Monday, August 25, 2014

Prayer: Is It Necessary?

Prayer. What is prayer? Why do we pray? Is it absolutely necessary for a relationship with God? defines prayer like this:


a devout petition to God or an object of worship.
a spiritual communion with God or an object of worship, as in supplication, thanksgiving, adoration, or confession.
Notice the words "devout petition" and "spiritual communion". These words indicate a deep, fundamental connection that is difficult for our human minds to comprehend. I guess the closest thing we have here on earth to that would be the bond created when we marry (not that I would know much about that, but my parents have been pretty open about their relationship so I probably know more than some).

The point is, prayer is personal. It's the only way that we can commune with a being that is so out of our depth. You know, I hear a lot about how important reading your Bible is, but very little about prayer. Don't get me wrong: I do believe that Bible study is important, and I've stressed it to my campers more than any other thing, I think. But that's only one way communication. It's listening, but what about talking? What about pouring our hearts out until we feel as though they were bleeding words and emotions?

Jesus understood the importance of prayer. There are many recorded instances of him talking to God as though He were in the very room with him. And when Jesus prayed there was nothing half-hearted or flippant in his words. They were sincere, intense, and open. Just think of his prayers when Lazarus was in the tomb (John 11:41,42) or when he was about to be crucified (Matthew 26:39). Or even while he was being crucified (Luke 23:34,46). If you haven't read them in a while, take some time to read those passages. Now compare your own prayers to his. Can you honestly say that yours are similar? Are they intense? Open? Sincere? Do they resound with your love for God? If you answered yes to all of these, then good for you. If you answered no, then welcome to the club. I think we all have a thing or two to learn about that.

But that's okay because Jesus himself teaches us how to pray a personal prayer- to hold a conversation similar to what Adam and Eve did in the Garden.
"And when you pray, you must not be like the hypocrites. For they love to stand and pray in the synagogues and at the street corners, that they may be seen by others. Truly, I say to you, they have received their reward. But when you pray, go into your room and shut the door and pray to your Father who is in secret. And your Father who sees in secret will reward you. And when you pray, do not heap up empty phrases as the Gentiles do, for they think that they will be heard for their many words. Do not be like them, for your Father knows what you need before you ask him. Pray then like this: "Our Father in heaven, hallowed be your name. Your kingdom come, your will be done, on earth as it is in heaven. Give us this day our daily bread, and forgive us our debts, as we also have forgiven our debtors. And lead us not into temptation, but deliver us from evil. For if you forgive others their trespasses, your heavenly Father will also forgive you, but if you do not forgive others their trespasses, neither will your Father forgive your trespasses." (Matthew 6:5-15)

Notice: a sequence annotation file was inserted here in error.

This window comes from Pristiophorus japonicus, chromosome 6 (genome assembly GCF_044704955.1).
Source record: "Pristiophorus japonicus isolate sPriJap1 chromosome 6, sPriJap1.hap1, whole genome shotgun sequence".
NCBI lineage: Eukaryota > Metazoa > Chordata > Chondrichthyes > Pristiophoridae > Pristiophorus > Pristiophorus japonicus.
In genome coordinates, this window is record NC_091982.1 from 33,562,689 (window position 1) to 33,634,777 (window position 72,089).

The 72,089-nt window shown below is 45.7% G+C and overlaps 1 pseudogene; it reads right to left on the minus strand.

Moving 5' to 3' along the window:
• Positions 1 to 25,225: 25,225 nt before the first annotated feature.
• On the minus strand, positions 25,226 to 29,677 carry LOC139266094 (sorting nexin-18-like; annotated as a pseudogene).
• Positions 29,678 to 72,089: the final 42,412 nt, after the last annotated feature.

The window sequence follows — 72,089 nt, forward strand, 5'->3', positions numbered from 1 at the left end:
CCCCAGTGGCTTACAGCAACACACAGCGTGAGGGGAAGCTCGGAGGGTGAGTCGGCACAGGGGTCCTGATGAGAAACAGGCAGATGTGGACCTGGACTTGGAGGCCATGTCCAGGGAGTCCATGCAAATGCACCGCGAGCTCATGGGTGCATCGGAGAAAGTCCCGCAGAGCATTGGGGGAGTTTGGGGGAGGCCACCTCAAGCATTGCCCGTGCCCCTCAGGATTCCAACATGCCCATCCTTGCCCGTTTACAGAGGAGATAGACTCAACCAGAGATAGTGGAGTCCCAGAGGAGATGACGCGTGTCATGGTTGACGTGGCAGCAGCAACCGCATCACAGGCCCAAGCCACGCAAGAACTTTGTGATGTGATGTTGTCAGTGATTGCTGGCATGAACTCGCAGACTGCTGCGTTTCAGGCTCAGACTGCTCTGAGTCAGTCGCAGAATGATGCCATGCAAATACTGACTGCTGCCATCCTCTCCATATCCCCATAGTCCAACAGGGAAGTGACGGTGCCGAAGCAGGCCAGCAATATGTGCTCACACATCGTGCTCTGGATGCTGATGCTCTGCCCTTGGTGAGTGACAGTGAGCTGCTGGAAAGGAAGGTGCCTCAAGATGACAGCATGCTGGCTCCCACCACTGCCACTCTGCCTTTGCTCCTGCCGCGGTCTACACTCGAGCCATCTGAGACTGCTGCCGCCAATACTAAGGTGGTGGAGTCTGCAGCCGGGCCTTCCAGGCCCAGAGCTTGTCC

Pretty cool, huh? Not only can we learn how to hear from God (Scripture), but we can learn how to talk with Him. In the passage above Jesus is trying to tell us that we can be personal and real with our Heavenly Father. Everything said there can be expounded upon with specific problems, requests, and repentance from our own lives.

Without prayer the danger is that we might become Deist: believing that God exists, but that He doesn't really care about our day-to-day lives. "Prayer doesn't change anything," we say. "He's going to do what He wants whether I pray to Him or not." And you're right. God is going to do His will despite our "interference". But think back to the Old Testament. How many times did God wait to save His people until they cried out to Him? Was He not planning on saving His people anyway? Then why wait? And what about the New Testament instances where Paul or one of the other apostles prayed over someone and then God healed them? You know, sometimes I think God waits on us to pray before He acts because He actually likes to hear from us. But maybe I'm just imagining things. I guess you'll have to read the Scriptures for yourself and make up your own mind on that subject.

Lastly, is prayer absolutely necessary for a relationship with God? I guess my only defense on that point would be that Christ taught us how to do it, so it must be. In the Bible we meet so many differing characters, but those that are truly following God pray- a lot. Just think about Daniel.





And besides that, think about this: In life our human relationships take work. They take intentional communication. So why wouldn't a relationship with a God who designed us in his "image" require the same intentionality?

So how do you practice being intentional and personal in your relationship with God? Is your prayer life healthy or is there something you could do to make it better? What's holding you back from that deep communion? Do you even want it?

Think about it.

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